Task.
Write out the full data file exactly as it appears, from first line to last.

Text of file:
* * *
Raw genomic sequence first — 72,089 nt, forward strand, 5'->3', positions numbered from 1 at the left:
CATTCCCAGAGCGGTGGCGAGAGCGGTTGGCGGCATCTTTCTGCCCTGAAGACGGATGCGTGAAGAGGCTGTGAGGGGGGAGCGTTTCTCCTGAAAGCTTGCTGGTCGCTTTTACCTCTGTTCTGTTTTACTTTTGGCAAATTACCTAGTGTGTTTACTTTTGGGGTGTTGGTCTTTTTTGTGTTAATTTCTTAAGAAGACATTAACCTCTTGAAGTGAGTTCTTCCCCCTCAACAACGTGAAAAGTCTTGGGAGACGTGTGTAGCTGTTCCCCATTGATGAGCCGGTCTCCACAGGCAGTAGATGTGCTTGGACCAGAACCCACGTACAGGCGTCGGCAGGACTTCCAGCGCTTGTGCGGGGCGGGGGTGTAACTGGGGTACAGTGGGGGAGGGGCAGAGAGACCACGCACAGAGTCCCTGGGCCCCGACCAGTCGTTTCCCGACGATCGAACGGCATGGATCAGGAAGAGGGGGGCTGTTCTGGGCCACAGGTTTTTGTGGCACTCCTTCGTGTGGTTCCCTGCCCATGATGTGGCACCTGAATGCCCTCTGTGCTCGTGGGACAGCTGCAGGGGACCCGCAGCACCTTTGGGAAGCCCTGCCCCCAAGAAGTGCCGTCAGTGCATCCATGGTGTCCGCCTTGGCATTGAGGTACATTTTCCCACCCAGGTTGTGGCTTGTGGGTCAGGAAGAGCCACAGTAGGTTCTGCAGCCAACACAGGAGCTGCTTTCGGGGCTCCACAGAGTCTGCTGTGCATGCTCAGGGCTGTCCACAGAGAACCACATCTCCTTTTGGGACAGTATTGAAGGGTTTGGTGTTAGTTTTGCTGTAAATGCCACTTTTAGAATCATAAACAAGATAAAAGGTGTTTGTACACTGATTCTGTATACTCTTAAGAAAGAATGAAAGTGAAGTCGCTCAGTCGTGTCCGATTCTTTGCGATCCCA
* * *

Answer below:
Raw genomic sequence first — 72,089 nt, forward strand, 5'->3', positions numbered from 1 at the left:
CATTCCCAGAGCGGTGGCGAGAGCGGTTGGCGGCATCTTTCTGCCCTGAAGACGGATGCGTGAAGAGGCTGTGAGGGGGGAGCGTTTCTCCTGAAAGCTTGCTGGTCGCTTTTACCTCTGTTCTGTTTTACTTTTGGCAAATTACCTAGTGTGTTTACTTTTGGGGTGTTGGTCTTTTTTGTGTTAATTTCTTAAGAAGACATTAACCTCTTGAAGTGAGTTCTTCCCCCTCAACAACGTGAAAAGTCTTGGGAGACGTGTGTAGCTGTTCCCCATTGATGAGCCGGTCTCCACAGGCAGTAGATGTGCTTGGACCAGAACCCACGTACAGGCGTCGGCAGGACTTCCAGCGCTTGTGCGGGGCGGGGGTGTAACTGGGGTACAGTGGGGGAGGGGCAGAGAGACCACGCACAGAGTCCCTGGGCCCCGACCAGTCGTTTCCCGACGATCGAACGGCATGGATCAGGAAGAGGGGGGCTGTTCTGGGCCACAGGTTTTTGTGGCACTCCTTCGTGTGGTTCCCTGCCCATGATGTGGCACCTGAATGCCCTCTGTGCTCGTGGGACAGCTGCAGGGGACCCGCAGCACCTTTGGGAAGCCCTGCCCCCAAGAAGTGCCGTCAGTGCATCCATGGTGTCCGCCTTGGCATTGAGGTACATTTTCCCACCCAGGTTGTGGCTTGTGGGTCAGGAAGAGCCACAGTAGGTTCTGCAGCCAACACAGGAGCTGCTTTCGGGGCTCCACAGAGTCTGCTGTGCATGCTCAGGGCTGTCCACAGAGAACCACATCTCCTTTTGGGACAGTATTGAAGGGTTTGGTGTTAGTTTTGCTGTAAATGCCACTTTTAGAATCATAAACAAGATAAAAGGTGTTTGTACACTGATTCTGTATACTCTTAAGAAAGAATGAAAGTGAAGTCGCTCAGTCGTGTCCGATTCTTTGCGATCCCA